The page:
Through the kindness of the Italian-American Studies Program here at John Carroll, I was lucky enough to join two students, two professors and two faculty members from the Italian-American Studies program to be guests of Justice Samuel Alito and listen to oral arguments.
Etched in the marble at the front of the Court are the words “equal justice under law.” As I sat in the courtroom that morning, those inscribed words are precisely what the Justices would be ensuring.
Though the Court is open to the public, its relatively small gallery makes it almost impossible to listen to the arguments.
The experience was one that I will never forget. The highlight of the day was the 15 minutes we were able to spend with Justice Alito in his chambers immediately following the oral argument.
Though his chambers are small, the walls are lined with law books and autographed sports memorabilia, with a beautiful wooden desk as the centerpiece. Justice Alito could not have been more polite or gracious.
His hospitality was certainly exceptional. He described the complexity of the case we heard that morning and the difficulty of being a Justice, as well.
The case we observed was Jack Gross v. FBL Financial Services and dealt with age discrimination.
The first two lawyers arguing spoke for only 30 seconds before a Justice interrupted them mid-sentence to ask a question.
Eric Schnapper, a veteran lawyer representing Jack Gross, was literally left speechless and visibly flustered by numerous questions raised by the Justices.
Carter Phillips, the lawyer representing FBL (and the person I rode in the elevator with to a security checkpoint earlier that morning), seemed so thrown off by the Justices’ berating questions that he called the wrong person Justice Ginsburg – twice.
The second mistake caused Justice Clarence Thomas to laugh out loud in the middle of Phillips’ argument, quite a feat for a man who rarely talks.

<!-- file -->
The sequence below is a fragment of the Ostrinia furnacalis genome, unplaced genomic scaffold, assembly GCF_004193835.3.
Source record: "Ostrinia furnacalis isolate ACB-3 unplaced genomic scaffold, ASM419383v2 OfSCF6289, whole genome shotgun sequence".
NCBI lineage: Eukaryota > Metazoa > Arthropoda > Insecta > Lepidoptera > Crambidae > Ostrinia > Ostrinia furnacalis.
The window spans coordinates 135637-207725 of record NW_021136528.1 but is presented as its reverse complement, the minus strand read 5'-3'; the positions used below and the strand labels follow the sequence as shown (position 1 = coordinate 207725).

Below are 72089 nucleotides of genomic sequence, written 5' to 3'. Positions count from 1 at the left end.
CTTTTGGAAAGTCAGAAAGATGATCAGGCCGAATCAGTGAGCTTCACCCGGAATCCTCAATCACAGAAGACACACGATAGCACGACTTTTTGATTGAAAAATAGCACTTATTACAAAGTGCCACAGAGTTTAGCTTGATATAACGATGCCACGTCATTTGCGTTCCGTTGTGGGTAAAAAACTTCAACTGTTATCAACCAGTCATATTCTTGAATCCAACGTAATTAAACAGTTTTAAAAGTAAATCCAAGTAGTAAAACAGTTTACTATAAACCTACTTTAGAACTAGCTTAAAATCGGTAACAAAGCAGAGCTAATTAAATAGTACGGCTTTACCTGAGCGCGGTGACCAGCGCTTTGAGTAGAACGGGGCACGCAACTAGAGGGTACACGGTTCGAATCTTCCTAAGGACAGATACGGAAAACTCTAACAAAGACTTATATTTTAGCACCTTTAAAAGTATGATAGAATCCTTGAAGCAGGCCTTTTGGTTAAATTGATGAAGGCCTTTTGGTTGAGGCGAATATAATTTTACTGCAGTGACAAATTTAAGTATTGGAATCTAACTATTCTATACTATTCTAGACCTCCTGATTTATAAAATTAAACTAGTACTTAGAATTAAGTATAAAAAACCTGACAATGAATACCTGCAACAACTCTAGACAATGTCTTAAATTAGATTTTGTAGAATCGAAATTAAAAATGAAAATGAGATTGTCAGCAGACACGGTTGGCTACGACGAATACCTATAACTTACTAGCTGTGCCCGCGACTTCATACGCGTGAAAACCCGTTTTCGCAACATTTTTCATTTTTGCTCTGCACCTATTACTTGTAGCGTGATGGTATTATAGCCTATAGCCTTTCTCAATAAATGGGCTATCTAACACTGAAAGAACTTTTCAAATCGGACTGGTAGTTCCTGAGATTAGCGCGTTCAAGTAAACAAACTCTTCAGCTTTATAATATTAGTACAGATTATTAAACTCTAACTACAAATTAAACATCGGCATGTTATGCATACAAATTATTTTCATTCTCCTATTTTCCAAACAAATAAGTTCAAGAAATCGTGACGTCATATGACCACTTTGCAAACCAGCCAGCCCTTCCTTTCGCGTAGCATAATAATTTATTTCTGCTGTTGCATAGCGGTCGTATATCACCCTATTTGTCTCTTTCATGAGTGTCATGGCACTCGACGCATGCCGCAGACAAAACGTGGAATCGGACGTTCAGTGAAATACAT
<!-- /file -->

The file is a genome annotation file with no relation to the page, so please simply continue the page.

The lawyers were not the only entertaining people in the Court that morning. Justice Stephen Breyer, who is known for his peculiar hypothetical questions, did not disappoint.
In an attempt to understand what would happen if Jack Gross was fired for reasons other than age, Justice Breyer asked, “The dam is a nuisance. We now show, to prove that it’s a nuisance, that it played a role in the death of my fish. I mean, isn’t that the end of the case?” Imagine being a lawyer who graduated at the top his class being forced to explain to Justice Breyer who is responsible for the death of his fish.
Think you could handle it? Well, Phillips responded by referring to Justice Breyer accidentally as Justice Ruth Bader Ginsburg, so don’t feel bad if you think you would cave under the pressure.
My time at the Court was short, yet remarkable. Though the minds in that courtroom are undoubtedly some of the brightest, it was fascinating to see how easily the lawyers can be shaken and how witty and amicable some of the Justices seemed.
Don’t get me wrong, everyone at the Court that day was serious and meant business, but their actions showed them in a more personable way. The Justices could be funny and the lawyers at times seemed scared.
What is more incredible, however, is that it was just another day at our nation’s highest court.